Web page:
Nanotech to Combat Malaria Problem

Last Updated on June 2, 2020 by

With nanotechnology quickly becoming a valuable asset to the human race, this emerging art has faced several challenges both in genetic manipulation and engineering and the creation of new materials.  But this emerging technology still working to prove itself may have actually made a breakthrough in a crisis now facing millions – the threat of Malaria.

The shocking statistics of malaria include over one million deaths per year worldwide.  It largely claims the lives of those in regions of the southern hemisphere with particular danger in Africa where hundreds of thousands die each year.  But with the intense attention the disease acquires each year, the high turnover rate of mosquitoes allows them to evolve and modify in ways that makes them particularly resistant to many undertakings to fight the disease.  The disease itself largely stems from the malaria parasite which infects and multiplies in the digestive tract of mosquitoes after it is transferred from water.  The parasite then moves to humans when they are bitten by the bug and those with it are left to the mercy of a terrible disease that often claims their lives.

But without killing every mosquito or every parasite in the water, the disease is very difficult to control and contain.  For years one of the best forces to combat the disease was nets, and they only rescued victims from being infected during the night.  Unfortunately many are still vulnerable during the day.  And now a new material developed by researchers including Sirireuk Songsiriwilai may serve to rescue the millions at risk for the disease with its new mosquito killing nano-net.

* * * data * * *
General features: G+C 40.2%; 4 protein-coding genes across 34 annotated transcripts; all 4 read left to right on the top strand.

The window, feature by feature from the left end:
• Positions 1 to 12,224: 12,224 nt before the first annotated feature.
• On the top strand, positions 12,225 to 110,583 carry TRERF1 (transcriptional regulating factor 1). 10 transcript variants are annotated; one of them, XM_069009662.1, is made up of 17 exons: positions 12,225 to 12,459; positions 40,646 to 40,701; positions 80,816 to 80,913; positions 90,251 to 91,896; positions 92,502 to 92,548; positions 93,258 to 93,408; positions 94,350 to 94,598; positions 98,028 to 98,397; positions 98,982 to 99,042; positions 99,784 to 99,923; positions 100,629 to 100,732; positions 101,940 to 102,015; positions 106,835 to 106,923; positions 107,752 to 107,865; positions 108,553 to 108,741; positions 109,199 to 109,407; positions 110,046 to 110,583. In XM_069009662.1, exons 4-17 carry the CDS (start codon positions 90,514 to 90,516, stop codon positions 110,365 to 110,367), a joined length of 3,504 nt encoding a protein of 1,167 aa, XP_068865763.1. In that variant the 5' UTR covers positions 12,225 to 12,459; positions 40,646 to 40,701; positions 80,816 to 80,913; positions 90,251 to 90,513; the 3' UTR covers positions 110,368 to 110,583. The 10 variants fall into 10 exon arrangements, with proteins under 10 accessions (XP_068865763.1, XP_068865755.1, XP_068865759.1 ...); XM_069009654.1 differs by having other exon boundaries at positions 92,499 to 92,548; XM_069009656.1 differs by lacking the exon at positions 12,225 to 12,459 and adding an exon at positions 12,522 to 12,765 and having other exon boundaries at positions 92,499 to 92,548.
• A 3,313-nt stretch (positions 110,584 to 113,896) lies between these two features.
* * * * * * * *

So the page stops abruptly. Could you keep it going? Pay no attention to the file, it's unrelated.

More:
The net is coated in a substance that is harmless to humans, but proves fatal if mosquitoes are exposed to it.  As they land on the net the genetically engineered herbal compound is spread to the mosquito who dies minutes later.  This net can be hung from walls or in the same type of mosquito nets used to protects people sleeping during the night, but the applications don’t end there.  The material has been tested by weaving it into fabrics and clothing to make the very clothes those in at risk areas wear a mobile mosquito extermination unit.

Researchers have even pointed out the potential applications for military units, weaving the fabric into the clothes of soldiers facing combat in tropical areas with a strong malaria presence could not only protect soldiers, but allow small relief for those around the area from the bugs as they remain present.

The futuristic concepts arising from a conflict with mosquitoes is not, however, limited to materials.  Additional concepts being introduced are a massive genetic engineering campaign designed to change the entire species into one which cannot carry malaria and other diseases as well as a turret that fires lasers in order to neutralize small mosquitoes in the area that may avoid more traditional “bug zappers.”  With these new high tech weapons being developed in the war against mosquitoes it’s clear we are up against a resilient and annoying constant threat.